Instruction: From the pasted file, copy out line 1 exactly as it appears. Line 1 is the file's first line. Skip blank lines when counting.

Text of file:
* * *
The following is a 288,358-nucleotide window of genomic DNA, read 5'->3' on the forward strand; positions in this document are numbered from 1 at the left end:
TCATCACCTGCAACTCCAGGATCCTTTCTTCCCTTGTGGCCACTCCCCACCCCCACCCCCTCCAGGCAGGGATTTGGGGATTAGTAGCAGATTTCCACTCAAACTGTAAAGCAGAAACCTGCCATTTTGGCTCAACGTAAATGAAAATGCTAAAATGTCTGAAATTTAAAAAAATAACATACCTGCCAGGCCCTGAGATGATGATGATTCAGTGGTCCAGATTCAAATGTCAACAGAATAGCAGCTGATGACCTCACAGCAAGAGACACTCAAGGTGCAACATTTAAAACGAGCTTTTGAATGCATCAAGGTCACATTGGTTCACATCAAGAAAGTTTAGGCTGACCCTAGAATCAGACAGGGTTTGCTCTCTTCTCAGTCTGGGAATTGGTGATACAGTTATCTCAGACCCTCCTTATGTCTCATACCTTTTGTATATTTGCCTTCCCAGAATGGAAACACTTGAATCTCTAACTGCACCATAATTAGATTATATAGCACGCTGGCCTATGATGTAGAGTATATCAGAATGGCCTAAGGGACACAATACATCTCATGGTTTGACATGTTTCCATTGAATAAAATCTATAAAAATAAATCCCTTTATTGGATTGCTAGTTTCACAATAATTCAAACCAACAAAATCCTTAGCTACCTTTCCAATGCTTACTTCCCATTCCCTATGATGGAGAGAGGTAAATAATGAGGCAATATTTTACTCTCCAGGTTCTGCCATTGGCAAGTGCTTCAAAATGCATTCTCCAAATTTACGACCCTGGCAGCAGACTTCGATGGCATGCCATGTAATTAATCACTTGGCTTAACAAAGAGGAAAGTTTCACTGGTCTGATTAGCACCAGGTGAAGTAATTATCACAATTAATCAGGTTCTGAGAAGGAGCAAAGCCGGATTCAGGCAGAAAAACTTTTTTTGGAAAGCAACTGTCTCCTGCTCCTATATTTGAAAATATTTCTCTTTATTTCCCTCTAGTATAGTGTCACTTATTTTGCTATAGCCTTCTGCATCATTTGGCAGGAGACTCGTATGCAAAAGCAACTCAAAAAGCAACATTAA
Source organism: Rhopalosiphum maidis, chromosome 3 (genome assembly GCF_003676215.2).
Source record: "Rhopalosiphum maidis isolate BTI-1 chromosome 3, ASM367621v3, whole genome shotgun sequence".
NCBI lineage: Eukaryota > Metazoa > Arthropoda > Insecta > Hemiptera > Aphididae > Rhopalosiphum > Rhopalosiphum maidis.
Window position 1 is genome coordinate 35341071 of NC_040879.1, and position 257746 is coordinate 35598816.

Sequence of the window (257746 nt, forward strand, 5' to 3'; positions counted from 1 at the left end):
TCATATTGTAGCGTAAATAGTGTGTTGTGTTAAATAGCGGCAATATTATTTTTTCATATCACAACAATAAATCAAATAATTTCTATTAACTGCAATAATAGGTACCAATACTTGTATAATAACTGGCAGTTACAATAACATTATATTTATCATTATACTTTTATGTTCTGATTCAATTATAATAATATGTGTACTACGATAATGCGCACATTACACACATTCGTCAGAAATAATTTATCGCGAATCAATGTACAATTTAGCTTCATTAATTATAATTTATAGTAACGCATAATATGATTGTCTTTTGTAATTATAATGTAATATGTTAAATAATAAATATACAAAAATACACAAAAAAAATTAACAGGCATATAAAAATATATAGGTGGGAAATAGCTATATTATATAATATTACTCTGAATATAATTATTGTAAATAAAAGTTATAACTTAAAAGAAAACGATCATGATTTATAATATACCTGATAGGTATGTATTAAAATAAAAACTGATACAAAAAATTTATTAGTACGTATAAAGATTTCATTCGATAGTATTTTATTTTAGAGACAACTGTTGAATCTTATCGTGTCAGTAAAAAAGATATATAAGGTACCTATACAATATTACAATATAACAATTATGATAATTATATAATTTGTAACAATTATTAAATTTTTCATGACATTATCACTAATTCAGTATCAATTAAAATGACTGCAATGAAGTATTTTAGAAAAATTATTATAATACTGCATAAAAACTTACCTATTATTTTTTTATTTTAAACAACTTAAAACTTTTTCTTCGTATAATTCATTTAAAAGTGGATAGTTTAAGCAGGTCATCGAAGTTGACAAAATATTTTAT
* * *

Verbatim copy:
The following is a 288,358-nucleotide window of genomic DNA, read 5'->3' on the forward strand; positions in this document are numbered from 1 at the left end: